Should You Eat Flaxseed If You Have Diabetes?

Flaxseeds are one of the most popular superfoods in the world. Flax seeds, also known as alsi ke beej, are a tiny, flat, brownish-red superfood packed with nutrients.

They are rich in omega 3 fats, dietary fiber, and protein. Flax seeds lower your cancer risk, boost your heart health, relieve constipation, and aid with arthritis. A flax seeds breakfast is increasingly being recommended by nutritionists for a variety of reasons, including preventing hair loss, promoting hair growth, lowering bad cholesterol, controlling blood sugar levels, and more.

Is it possible for a diabetic to eat flax seeds? Is it true that flaxseed lowers blood sugar levels? What are the benefits of flax seeds for diabetes? Let's see what we can find out!

Nutritional Value of Flaxseeds

One tablespoon (15 g) of flax seeds contain the following nutrients: 

Calories: 55

Carbs: 3 grams

Fiber: 2.8 grams

Protein: 1.8 grams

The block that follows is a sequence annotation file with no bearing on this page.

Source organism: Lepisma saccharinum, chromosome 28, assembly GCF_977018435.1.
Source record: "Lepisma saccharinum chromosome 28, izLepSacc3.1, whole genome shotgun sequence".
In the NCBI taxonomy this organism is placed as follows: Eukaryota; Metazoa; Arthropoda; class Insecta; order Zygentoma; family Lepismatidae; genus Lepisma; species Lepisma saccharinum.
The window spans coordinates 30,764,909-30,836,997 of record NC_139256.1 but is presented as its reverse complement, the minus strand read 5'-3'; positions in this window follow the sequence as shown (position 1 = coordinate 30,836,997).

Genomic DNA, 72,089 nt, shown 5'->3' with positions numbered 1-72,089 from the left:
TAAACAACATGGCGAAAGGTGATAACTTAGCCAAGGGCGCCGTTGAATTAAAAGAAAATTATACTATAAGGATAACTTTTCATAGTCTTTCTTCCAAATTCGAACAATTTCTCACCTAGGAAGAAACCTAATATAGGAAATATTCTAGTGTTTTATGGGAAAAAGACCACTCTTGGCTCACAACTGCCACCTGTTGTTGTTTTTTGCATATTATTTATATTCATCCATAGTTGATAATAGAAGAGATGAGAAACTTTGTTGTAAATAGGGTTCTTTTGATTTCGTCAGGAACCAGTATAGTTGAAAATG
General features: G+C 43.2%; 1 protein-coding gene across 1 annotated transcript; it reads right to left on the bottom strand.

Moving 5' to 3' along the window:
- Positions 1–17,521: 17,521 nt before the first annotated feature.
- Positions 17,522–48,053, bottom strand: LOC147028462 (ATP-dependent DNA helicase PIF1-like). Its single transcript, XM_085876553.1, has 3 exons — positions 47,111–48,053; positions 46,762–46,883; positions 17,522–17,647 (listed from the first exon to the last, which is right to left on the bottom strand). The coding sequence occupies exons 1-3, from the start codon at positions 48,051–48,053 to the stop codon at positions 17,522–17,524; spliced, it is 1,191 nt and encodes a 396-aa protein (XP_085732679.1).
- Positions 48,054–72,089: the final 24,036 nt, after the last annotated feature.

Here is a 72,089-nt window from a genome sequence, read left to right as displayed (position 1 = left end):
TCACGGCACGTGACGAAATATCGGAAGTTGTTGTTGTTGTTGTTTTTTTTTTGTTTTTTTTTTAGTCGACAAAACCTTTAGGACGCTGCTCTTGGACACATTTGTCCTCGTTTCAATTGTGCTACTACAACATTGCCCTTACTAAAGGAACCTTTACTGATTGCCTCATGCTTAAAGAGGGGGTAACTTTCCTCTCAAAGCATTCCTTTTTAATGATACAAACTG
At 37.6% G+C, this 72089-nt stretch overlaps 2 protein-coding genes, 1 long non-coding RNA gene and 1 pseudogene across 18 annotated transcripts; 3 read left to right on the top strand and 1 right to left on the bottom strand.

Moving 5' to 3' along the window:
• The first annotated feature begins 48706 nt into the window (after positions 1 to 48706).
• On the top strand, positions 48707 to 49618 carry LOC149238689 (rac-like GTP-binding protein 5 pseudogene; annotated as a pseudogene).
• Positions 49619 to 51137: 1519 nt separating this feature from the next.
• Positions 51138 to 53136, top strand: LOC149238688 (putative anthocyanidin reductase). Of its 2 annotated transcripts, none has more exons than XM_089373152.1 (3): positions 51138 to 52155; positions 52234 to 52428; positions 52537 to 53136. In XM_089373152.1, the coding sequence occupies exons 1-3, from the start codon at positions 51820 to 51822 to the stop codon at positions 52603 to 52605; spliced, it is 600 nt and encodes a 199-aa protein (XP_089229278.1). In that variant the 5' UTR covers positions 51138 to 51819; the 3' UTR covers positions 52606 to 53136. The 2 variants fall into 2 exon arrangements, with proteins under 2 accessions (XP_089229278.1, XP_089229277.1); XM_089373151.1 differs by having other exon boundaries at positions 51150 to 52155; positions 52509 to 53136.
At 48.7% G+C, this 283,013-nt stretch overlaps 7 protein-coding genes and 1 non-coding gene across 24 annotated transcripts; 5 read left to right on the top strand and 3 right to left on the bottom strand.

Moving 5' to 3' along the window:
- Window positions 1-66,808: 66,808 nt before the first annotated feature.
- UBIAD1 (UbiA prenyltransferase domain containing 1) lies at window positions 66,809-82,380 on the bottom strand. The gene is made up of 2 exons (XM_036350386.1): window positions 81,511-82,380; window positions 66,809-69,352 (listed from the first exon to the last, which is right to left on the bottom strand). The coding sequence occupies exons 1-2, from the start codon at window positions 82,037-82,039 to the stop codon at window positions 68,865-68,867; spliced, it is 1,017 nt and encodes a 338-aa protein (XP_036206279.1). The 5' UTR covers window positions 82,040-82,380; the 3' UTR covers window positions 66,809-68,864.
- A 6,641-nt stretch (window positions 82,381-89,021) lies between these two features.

Fat: 4 grams

Omega-3 fatty acid: 2.4 grams

How Do Flaxseeds Help Diabetes?

Diabetes has become one of the most common medical concerns in today's world. Millions of people throughout the globe suffer from this metabolic condition. Diabetes is characterized by unusually high or unpredictable blood glucose levels. While there is no cure for diabetes, there are several natural remedies that can help you manage your symptoms.

Diet is an important part of diabetes control. According to a recent study, a plant-based diet can help minimize diabetic symptoms and perhaps lessen the likelihood of developing the disease. Supplementing your diabetic diet with adequate leafy greens, lentils, and legumes is a good idea, and you may also include some healthy nuts and seeds in your daily diabetic diet is also a good idea. Flaxseeds, also known as alsi, are thought to provide numerous health benefits for diabetics.

Flax seeds are noted for their high dietary fiber content. Because of the fiber content, the glycemic index of flax seeds is low, which aids with blood sugar regulation.